The ATT and CIOT have responded to a consultation on including carried forward capital losses in the corporate loss restriction
At Budget 2018 the Chancellor announced that the corporate income loss restriction (CILR) introduced in April 2017 would be extended to include carried forward capital losses from 1 April 2020. A consultation Corporate Capital Loss Restriction: Consultation on delivery was subsequently launched to consider how to implement this change, whether any specific exemptions were needed and if there were any potentially unintended consequences.
The ATT’s response to this consultation focuses primarily on the administrative impact of the proposals, in particular with respect to those smaller companies which are likely to suffer no financial restriction because of the availability of the £5m deductions allowance.
In summary, the ATT do not want to see the proposals resulting in additional compliance burdens for companies that would otherwise be financially unaffected by them. The ATT and CIOT have previously engaged with HMRC regarding the compliance obligations for businesses of all sizes under the current CILR rules and are pleased that more guidance has now been released to raise awareness of these obligations and assist companies in complying with them. However, the ATT believes that the extension of the rules to include capital losses provides a good opportunity to revisit this issue and simplify compliance obligations, in particular for those small and medium sized companies and groups that are not their intended target. This could be achieved through legislative changes, or by updating the CT600 to provide a dedicated space for stating all of the required deductions allowances and allocations under both the current and expanded rules.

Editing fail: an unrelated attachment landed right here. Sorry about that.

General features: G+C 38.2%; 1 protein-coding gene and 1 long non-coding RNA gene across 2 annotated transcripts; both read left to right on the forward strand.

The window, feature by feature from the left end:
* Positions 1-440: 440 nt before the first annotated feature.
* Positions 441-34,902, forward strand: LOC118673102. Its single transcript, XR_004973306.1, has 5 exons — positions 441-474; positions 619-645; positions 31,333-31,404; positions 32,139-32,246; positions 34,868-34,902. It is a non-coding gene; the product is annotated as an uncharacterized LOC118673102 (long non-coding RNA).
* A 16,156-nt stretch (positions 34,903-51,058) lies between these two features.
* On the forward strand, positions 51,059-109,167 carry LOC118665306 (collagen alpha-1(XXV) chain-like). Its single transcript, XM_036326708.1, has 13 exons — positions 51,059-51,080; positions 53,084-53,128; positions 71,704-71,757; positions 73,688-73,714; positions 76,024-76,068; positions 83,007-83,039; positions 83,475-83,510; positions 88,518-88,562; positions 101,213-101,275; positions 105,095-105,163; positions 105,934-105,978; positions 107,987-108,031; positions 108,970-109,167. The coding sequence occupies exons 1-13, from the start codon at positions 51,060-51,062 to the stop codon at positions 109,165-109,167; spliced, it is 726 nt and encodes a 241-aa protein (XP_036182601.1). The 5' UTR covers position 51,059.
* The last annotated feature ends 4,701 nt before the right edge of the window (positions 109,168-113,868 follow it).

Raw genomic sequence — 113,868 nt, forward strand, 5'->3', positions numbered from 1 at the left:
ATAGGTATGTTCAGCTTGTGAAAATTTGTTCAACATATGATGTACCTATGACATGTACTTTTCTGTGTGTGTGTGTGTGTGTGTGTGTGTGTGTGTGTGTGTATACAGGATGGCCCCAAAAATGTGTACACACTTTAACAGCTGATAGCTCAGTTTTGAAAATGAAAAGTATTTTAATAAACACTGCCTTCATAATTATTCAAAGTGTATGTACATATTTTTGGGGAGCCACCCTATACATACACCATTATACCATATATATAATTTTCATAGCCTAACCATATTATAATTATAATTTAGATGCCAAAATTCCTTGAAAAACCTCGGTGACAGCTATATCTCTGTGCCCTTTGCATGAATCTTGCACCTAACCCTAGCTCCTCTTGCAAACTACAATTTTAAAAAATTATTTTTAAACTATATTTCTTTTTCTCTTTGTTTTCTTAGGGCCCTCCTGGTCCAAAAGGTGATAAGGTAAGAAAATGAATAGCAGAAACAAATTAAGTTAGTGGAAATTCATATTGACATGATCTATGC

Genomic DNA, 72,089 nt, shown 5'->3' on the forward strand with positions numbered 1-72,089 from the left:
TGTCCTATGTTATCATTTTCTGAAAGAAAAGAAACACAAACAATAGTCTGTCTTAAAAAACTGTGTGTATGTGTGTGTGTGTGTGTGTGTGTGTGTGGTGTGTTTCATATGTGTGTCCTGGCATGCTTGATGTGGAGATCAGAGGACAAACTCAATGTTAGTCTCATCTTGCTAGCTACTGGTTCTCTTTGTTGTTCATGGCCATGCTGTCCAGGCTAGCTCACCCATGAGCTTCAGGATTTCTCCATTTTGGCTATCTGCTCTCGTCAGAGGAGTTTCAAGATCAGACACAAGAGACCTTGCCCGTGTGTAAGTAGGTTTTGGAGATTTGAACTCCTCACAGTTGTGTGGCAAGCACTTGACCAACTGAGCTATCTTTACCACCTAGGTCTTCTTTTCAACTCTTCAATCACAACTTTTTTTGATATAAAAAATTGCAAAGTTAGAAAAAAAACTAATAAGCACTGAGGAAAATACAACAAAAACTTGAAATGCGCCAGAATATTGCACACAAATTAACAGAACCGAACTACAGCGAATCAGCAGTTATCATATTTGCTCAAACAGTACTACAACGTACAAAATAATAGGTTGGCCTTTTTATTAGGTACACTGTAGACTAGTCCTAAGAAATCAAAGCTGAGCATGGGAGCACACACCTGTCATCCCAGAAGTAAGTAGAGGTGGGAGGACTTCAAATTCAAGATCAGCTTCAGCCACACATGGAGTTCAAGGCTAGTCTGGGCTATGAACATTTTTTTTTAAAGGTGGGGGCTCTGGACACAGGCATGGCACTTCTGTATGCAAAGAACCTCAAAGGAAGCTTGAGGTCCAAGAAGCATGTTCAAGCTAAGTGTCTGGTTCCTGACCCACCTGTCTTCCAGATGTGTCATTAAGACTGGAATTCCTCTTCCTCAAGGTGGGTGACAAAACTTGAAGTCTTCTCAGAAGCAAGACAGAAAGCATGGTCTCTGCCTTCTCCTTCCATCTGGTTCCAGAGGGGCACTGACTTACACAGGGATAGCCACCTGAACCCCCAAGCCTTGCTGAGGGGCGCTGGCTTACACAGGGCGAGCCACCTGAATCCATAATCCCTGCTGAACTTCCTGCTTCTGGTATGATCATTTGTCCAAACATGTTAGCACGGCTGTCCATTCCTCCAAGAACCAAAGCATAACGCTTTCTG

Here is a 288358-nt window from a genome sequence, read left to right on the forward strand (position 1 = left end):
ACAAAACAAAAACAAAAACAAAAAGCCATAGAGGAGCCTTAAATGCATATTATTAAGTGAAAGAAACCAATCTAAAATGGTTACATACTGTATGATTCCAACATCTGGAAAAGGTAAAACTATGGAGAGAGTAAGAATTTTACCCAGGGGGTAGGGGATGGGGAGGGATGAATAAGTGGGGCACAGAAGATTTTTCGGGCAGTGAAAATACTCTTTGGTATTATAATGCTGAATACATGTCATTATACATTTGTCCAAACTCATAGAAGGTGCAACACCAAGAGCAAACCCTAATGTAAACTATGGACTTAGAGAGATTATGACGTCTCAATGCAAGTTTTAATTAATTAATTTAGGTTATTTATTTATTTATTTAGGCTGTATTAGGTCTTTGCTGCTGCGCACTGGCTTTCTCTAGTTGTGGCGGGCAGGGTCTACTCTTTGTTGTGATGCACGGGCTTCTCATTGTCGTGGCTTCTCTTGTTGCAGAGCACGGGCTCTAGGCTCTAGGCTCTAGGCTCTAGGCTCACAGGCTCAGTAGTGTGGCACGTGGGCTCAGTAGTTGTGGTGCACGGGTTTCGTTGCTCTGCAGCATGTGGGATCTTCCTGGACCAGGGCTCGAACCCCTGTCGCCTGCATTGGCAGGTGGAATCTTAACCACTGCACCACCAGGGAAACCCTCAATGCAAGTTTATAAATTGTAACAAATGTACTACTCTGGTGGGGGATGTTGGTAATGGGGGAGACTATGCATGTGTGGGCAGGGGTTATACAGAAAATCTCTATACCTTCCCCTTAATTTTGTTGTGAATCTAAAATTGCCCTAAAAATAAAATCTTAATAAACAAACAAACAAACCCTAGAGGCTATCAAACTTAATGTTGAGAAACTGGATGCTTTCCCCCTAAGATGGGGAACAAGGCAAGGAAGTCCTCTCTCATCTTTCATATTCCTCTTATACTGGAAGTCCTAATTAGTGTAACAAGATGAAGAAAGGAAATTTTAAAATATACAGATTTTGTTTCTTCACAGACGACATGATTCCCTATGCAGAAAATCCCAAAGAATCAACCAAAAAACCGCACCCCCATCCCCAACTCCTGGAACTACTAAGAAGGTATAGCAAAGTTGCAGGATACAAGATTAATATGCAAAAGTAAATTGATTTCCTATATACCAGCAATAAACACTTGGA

In its response, the CIOT also noted that it is intended that the majority of companies (99%) will be unaffected by the restriction on account of the £5m annual allowance. But that, whilst this may be true in practice, as the consultation document acknowledges, it is only the case that 99% of companies will be financially unaffected; the compliance obligations will apply to all companies regardless of size. It is important, therefore, that the compliance obligations arising as a result of this new restriction are appropriately publicised and described in guidance and toolkits to ensure that there is awareness of the new obligations amongst all companies.
Whilst recognising that the consultation was focussing on the technicalities of implementation of the restriction, rather than the proposal to introduce the restriction itself, the CIOT nonetheless took the opportunity to comment on the policy rationale set out in the consultation document. In particular we noted that the restriction in respect of capital losses is presented as an alignment of the rules, following on from the CILR. However, in our view, there are substantial differences between the nature of income and capital profits and gains, and income losses and capital losses, which do not make an extension of the CILR to capital losses necessarily logical. In addition, when it was introduced, the CILR came with an upside for taxpayers – being the more flexible use of carried-forward income losses within a group. There is no equivalent upside being proposed in respect of the capital loss restriction. Although the proposals note that there is already the ability to transfer capital losses within a group, because capital gains are rare, and a business does not necessarily know when the next one will arise, the practical effect of this flexibility is limited.
The CIOT also suggested that HMRC considers the level of the £5m annual allowance, which will be less effective at mitigating the financial effects on groups now that it applies in respect of capital gains as well as income profits. We suggested that consideration should be given to increasing it. In addition, the allowance will get eroded over time by inflation; consideration should be given to indexing the annual allowance to counteract this.